Political Science 1100, Introduction to American Politics, March 17, 2014

 


 

Current events

 

 

 

Congress: From the Institution's Point of View


- Congress was designed to be the heart and soul of American national government

The Problem:
    How can you make an institution work when all its members "go it alone" and often resist cooperation?

- Parties and Leaders help make members cooperate and make it work

- But Committees, Rules, and Norms often frustrate leaders and
   make it even harder for members to cooperate 

 

1. The Problem: How do you get individual members of Congress to cooperate? 

 

    Remember, to pass a law,
    you have to get majority approval in both the House of Representatives and the Senate
        - and in identical form

 

 

2. The Leaders of the Political Parties in Congress
    must make Congress work and members cooperate  
 

- 1). Congressional Leaders are Political Party Leaders (but the parties are weaker)
 

 

- 2). What do leaders use to control the organization

 

- a) Persuasion


- b) Agenda Setting


- c) Committee Assignments


- d) Information: The Whip System


- e) Logrolling


- f) Access To The President

 


        - 3). Party Discipline

 
 

  

Congressional Leaders, 113th Congress
 

 

Majority

Minority

House of Representatives
(Republican Majority)

Speaker: John Boehner (Ohio)

Majority Leader:
Eric Cantor (Virginia)

Minority Leader:
Nancy Pelosi (California)


Senate
(Democratic Majority)


Majority Leader:
Harry Reid (Nevada)


Minority Leader:  
Mitch McConnell (Kentucky)


 

 

3. Committees And Subcommittees

 

    a) Most of Congress's work is divided up and given to
        Committees And Subcommittees

 

    b) Committees And Subcommittees therefore
       are Central to The Law-Making Process

 

   c) Standing Committees

 

   

   d) Other Committees

 

 

   e) Committees And Subcommittees Decentralize Congress

      often make cooperation very difficult because they resist control  
 
 

4. Rules

    a) Rules Make It Easy To Obstruct The Law-Making Process

        Examples: Senate Filibusters

    b) Rules That Overcome Congressional Obstacles Are Hard To Use

        Examples: Cloture
 
 

5. Conclusions About Congress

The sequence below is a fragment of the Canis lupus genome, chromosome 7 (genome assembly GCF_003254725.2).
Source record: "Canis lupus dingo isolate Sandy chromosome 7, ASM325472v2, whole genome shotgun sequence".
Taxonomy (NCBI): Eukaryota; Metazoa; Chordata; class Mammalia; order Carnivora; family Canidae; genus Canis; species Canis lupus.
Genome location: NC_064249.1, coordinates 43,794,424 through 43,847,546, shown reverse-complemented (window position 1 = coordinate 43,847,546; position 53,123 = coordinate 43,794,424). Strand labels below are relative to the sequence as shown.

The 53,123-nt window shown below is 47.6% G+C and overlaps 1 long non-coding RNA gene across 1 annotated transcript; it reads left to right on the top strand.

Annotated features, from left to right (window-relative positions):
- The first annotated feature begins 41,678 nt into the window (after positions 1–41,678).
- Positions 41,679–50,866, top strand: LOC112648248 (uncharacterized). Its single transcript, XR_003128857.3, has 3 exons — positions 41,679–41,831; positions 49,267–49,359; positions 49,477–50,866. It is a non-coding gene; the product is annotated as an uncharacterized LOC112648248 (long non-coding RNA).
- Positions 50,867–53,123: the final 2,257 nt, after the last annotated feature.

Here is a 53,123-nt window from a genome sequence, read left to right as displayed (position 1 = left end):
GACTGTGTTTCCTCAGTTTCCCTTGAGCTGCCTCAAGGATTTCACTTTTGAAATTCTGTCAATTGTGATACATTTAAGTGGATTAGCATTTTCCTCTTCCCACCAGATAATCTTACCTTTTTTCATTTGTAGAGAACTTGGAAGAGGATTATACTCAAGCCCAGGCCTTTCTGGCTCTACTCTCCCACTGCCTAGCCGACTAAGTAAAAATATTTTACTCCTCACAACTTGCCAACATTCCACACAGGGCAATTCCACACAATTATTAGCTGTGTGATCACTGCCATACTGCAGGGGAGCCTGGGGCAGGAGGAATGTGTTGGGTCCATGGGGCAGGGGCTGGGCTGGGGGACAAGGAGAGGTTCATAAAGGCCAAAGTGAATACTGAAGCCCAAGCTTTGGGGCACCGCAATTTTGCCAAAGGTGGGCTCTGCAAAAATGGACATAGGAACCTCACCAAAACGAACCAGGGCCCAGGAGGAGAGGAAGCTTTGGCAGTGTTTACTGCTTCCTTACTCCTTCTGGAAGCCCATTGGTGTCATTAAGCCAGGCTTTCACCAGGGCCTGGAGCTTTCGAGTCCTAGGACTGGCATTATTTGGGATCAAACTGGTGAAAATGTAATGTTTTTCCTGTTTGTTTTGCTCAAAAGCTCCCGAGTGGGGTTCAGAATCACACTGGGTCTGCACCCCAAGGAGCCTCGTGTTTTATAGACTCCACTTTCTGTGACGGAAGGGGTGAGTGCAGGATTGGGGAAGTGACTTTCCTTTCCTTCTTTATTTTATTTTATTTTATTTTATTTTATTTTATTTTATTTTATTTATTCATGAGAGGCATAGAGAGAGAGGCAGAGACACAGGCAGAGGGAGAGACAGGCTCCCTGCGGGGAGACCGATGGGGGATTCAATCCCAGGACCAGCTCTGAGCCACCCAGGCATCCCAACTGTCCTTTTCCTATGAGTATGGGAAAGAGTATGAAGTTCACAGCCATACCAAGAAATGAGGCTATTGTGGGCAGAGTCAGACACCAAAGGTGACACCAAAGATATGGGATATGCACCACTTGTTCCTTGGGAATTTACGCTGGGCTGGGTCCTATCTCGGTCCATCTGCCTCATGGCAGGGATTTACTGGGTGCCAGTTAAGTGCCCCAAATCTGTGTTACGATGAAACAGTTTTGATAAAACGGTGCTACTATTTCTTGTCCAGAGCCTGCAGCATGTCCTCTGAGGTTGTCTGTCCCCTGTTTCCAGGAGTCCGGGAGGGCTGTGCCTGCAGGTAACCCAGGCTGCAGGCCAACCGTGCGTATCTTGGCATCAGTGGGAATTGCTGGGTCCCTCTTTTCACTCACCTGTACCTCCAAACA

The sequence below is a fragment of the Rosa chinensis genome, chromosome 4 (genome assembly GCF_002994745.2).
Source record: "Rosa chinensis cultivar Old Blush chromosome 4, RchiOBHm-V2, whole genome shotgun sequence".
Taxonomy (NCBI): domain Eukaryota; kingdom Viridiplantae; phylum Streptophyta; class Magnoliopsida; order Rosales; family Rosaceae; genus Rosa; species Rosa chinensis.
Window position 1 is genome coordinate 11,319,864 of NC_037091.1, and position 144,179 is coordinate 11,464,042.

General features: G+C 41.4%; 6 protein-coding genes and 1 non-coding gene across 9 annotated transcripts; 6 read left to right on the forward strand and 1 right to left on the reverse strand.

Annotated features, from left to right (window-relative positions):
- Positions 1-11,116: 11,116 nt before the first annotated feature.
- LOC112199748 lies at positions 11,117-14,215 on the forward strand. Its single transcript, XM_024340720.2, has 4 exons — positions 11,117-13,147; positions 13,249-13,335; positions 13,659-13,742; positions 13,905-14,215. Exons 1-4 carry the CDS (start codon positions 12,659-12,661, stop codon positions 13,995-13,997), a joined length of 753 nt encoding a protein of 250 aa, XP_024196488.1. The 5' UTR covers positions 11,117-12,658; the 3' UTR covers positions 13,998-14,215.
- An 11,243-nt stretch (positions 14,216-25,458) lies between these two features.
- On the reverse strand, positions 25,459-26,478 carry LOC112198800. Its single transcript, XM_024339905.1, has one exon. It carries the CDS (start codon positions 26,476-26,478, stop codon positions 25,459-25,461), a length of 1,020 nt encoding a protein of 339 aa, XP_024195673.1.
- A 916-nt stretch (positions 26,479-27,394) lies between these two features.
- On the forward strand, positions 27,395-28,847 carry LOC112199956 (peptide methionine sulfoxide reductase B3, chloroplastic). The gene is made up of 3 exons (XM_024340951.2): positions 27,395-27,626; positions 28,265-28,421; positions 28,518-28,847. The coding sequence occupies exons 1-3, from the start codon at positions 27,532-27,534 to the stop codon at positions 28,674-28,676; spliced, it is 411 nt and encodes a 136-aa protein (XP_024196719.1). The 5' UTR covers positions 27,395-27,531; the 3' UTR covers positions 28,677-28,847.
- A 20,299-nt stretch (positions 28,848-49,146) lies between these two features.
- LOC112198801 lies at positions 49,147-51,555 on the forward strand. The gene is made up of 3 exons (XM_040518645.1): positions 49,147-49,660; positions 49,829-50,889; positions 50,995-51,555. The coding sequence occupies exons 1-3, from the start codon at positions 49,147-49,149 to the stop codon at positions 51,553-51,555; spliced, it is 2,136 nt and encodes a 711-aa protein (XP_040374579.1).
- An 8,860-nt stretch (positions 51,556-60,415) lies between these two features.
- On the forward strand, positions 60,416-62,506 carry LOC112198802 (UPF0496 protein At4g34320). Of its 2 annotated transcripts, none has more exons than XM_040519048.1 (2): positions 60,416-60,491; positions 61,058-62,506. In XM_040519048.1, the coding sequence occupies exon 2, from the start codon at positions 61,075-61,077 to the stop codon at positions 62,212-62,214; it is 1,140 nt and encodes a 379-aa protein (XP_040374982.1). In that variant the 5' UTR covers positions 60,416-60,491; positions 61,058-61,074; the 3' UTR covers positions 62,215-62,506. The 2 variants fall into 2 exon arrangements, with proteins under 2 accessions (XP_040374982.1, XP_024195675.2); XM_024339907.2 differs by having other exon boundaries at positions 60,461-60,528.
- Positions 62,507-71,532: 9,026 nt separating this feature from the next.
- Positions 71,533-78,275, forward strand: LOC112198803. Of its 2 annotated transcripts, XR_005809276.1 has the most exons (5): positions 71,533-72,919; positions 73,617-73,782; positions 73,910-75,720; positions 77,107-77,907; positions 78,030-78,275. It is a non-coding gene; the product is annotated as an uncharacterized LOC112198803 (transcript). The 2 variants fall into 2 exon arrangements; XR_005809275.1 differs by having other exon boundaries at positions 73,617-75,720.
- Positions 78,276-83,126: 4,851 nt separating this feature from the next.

A. Policy-Making Biases

        1) Parochialism

        2) Incrementalism

        3) Driven by Crisis

     B. Bad People, or Normal People In A Peculiar Institution?
 

We Distrust Congress, But We Tend To Like Our Individual Representatives


    D. These biases can be overcome  -- with Leadership And Public Support

 

 


 

Presidents and the Presidency

 


1. The Mythical Presidency

 

   

 

    Why has the Mythical Presidency developed?

 

 

 

2. The Reality of the Presidency: Who are the Presidents?

 

 

 

 

 

 

A. Presidents are only Human

 

 

 

 

 

    1). Presidentsí Personalities Vary

 

 

 

 

 

    2). Presidents' Political & Administrative Skills Vary

-Presidential Leadership Requires Management and Sales Skills

 

 Presidential Leadership

Selling Skills:

Strong


 

Weak

Management Skills
 

Strong

Charismatic
Presidents

Lincoln, 
Franklin Roosevelt

Administrative 
Presidents

Nixon, Bush

Weak

Political
Presidents

Reagan, Clinton 

Mediocre
Presidents

Carter 


 

3. The Reality of Presidential Powers: Using the Presidency is Difficult

 

A). Emergency Powers / Military Leadership

Opportunity:
- Can accomplish goals directly and quickly

 

Constraint:
- must use these powers briefly and successfully, or risk
substantial loss of support
 
 

 

B). Appointment

Opportunity:
Can appoint 2500 top administrators
when the President takes office

 

Constraints:
- the Senate must approve these appointments
- the President appoints only 1% of federal employees
- 2500 loyal and competent appointees are hard to find in three months
 
 

C). Reorganizing Government

Opportunity:
- Can try to improve bureaus' performance

 

Constraint:
- Congress must approve major reorganizations
- Reorganization may not change bureaus at all
 
 

D). The Power to Set The Legislative Agenda

Opportunity:
- To determine some of Congress's priorities

 

Constraint:
- Congress can change or ignore Presidential proposals
 

 
 

E). Party Leadership:

Opportunity:
- To rally the "party-in-government" and end gridlock

 

Constraint:
- American government was designed to make this difficult
- Legislators who now can "go it alone"
 
 

F). The Veto

Opportunity:
- To stop Congressional actions
- To change laws by threatening a veto
- Only 4% of Presidential vetoes are overridden

 

Constraint:
- The veto can only stop something from happening -
it is only a negative power


   
 

G). Publicity

 

Opportunity:
- To build personal popularity

 

Constraint:
-Popularity can swing widely
 

4. The Presidency as An Invitation To Tragedy

 

- We expect Presidents to Use the Presidency Actively, but

   the Presidency is hard to Use
- there are lots of constraints on Presidential Power

 

Presidents will use the tools that are easiest to use.

 

 

  Presidents can most easily control National Security and Publicity, so ... 
 

We tend to get

1). The Covert Presidency:

- Presidents are tempted to abuse "national security"
to achieve their goals
 

 

2). The Permanent Campaign:

- Presidents are tempted to manage their image
instead of improving public policy